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Lasers, 3D printing and nanotech: New dentistry predictions for 2016

Every year brings a fresh wave of new innovation to dentistry. With rapid developments in technology, the pace of change is accelerating. Dental surgeries have to invest in new equipment to keep up with patient expectations. It's an exciting and challenging time.

Dental resellers can boost sales and support clients by discussing the latest dental products on offer and the available purchasing options. In the coming year, we predict that interest in high-tech dental techniques and machines will increase, with positive effects for both vendor profits and customer satisfaction. Let's look at some of the new innovations on the horizon in 2016.

  • Dental lasers
    There was a lot of excitement about dental lasers a few years ago, but unfortunately the reality failed to live up to the hype. However, now dental lasers are back with improved technology and more attractive prices, they're tipped to make major inroads.

    Lasers offer vastly reduced chair time and improve customer satisfaction. You do not have to wait for anaesthesia to kick in and wear off, and patients are delighted to forego the loud noises and vibrations of the drill. Dentists can achieve better throughput and patients are less likely to miss appointments through fear. In fact, they'll be so pleased that they will send friends and relations to your surgery.
  • Dental implant software
    Implants are beyond the reach of many would-be patients today. The treatment requires numerous visits for impressions and lab procedures and must be carried out by highly skilled lab technicians, restorative dentists and surgeons with advanced manual skills. Studies have shown that software may offer a solution.

    By speeding up the process, from initial scans to making the implants, the treatment could be delivered in just two visits, bringing substantial cost savings and opening up the market.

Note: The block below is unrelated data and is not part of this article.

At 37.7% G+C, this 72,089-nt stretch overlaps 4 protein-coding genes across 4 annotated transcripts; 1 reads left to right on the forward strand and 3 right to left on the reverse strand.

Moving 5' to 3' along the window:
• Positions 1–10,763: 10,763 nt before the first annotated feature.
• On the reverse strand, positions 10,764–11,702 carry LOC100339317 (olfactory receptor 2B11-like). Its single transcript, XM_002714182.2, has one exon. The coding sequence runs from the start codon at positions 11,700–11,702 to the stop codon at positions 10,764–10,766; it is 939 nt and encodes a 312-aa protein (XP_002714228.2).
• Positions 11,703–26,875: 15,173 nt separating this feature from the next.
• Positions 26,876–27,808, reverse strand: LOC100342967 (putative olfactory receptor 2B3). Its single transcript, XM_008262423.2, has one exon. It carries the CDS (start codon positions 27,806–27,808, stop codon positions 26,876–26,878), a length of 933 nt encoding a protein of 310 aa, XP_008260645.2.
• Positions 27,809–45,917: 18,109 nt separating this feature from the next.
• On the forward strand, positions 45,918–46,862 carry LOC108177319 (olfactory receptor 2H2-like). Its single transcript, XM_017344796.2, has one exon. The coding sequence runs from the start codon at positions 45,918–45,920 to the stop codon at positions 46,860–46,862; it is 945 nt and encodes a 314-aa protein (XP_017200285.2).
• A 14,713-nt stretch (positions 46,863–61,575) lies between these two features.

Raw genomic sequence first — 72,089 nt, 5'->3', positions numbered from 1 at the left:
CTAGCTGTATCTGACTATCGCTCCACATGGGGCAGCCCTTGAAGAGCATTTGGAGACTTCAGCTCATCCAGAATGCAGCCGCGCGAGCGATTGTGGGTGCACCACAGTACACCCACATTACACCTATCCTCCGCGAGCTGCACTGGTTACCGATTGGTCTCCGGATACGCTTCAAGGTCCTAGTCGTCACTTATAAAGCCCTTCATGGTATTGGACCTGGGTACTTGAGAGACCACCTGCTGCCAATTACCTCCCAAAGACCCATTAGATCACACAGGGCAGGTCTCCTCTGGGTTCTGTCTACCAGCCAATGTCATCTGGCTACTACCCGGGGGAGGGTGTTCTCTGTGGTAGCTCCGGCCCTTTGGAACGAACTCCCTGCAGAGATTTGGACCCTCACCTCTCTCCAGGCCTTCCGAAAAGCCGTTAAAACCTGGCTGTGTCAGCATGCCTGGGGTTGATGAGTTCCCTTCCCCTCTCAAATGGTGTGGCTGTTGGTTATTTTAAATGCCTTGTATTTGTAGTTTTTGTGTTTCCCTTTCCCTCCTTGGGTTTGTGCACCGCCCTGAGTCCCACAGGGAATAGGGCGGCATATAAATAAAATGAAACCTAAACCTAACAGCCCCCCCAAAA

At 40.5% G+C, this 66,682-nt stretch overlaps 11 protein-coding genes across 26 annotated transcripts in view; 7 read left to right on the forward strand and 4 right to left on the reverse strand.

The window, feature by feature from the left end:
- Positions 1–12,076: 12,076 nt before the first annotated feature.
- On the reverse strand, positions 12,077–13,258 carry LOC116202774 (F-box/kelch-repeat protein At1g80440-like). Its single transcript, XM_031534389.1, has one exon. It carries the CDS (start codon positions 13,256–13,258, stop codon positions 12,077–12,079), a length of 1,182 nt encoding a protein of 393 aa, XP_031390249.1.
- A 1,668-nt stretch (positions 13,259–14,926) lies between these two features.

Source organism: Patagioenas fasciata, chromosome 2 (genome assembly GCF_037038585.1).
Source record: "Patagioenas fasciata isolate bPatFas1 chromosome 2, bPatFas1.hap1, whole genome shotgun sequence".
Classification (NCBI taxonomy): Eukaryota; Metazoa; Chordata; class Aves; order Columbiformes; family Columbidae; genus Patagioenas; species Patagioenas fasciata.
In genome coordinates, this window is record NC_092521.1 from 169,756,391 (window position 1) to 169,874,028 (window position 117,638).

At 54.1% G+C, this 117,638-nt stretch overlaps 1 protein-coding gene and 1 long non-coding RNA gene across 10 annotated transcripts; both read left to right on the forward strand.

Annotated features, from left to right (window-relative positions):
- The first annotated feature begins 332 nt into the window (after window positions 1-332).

• Next-generation materials
    Nano-composite resins have been with us for around a decade: scientists are eagerly researching other ways that nanotechnology could be applied in dentistry. The next generation of materials could help teeth to self-heal, rebuild enamel and fight off bacteria.

    From hard-wearing, ultra-realistic fillings made from silica and zirconia nanoparticles to antimicrobial adhesives and cancer-detecting quantum dots, nanomaterials are sure to be introduced to the market in the next few years.
  • Computer-assisted design (CAD)
    There is no doubt that the appearance of dental implants is almost as important as their functionality. Implants which fail to replicate the 'emergence profile' of the patient's mouth, that's the natural shape of the teeth in plain English, can leave teeth looking odd or artificial.

    Computer-assisted design and machining technology helps to improve accuracy in replicating the emergence profile, including how teeth emerge from the gums. It's cheaper than conventional techniques and ensures a more accurate fit. The technology could be widely adapted to give patients less expensive, more natural-looking smiles.
  • 3D printing
    The mind boggles at the range of applications 3D printing could have in the future. While it may be a few years before 3D printing for dentists is viable and passes all the regulatory hurdles, it is worth noting that some promising experiments are being carried out.

Researchers at the University of Groningen are making a 3D-printed tooth from anti-microbial plastic. Ordinary dental resin polymers are mixed with antimicrobial quaternary ammonium salts, printed into a bespoke shape then hardened with ultraviolet light. The result kills 99% of bacteria without harming human tissues.

These new high-tech treatments promise to bring significant developments in dentistry. Treatments will become faster, more effective and more affordable. Laser technology could be an absolute game-changer, offering an alternative to the big, noisy drill which puts many people off seeing their dentist.

Innovations will improve the cosmetic appearance of crowns and implants, leaving dentists who fail to invest in the technology at a competitive disadvantage.

You can assist your clients by keeping them informed about the latest products in the pipeline, giving them information about financing options so they can become early adopters. Whether funding is required for training or to purchase devices and machines, it's an investment which is likely to pay dividends.

If you think your clients could prosper through business finance, why not register to become a Wesleyan Bank partner? We can give you all the training you need, plus rewards and tips on how to remove the most common barriers to sale.

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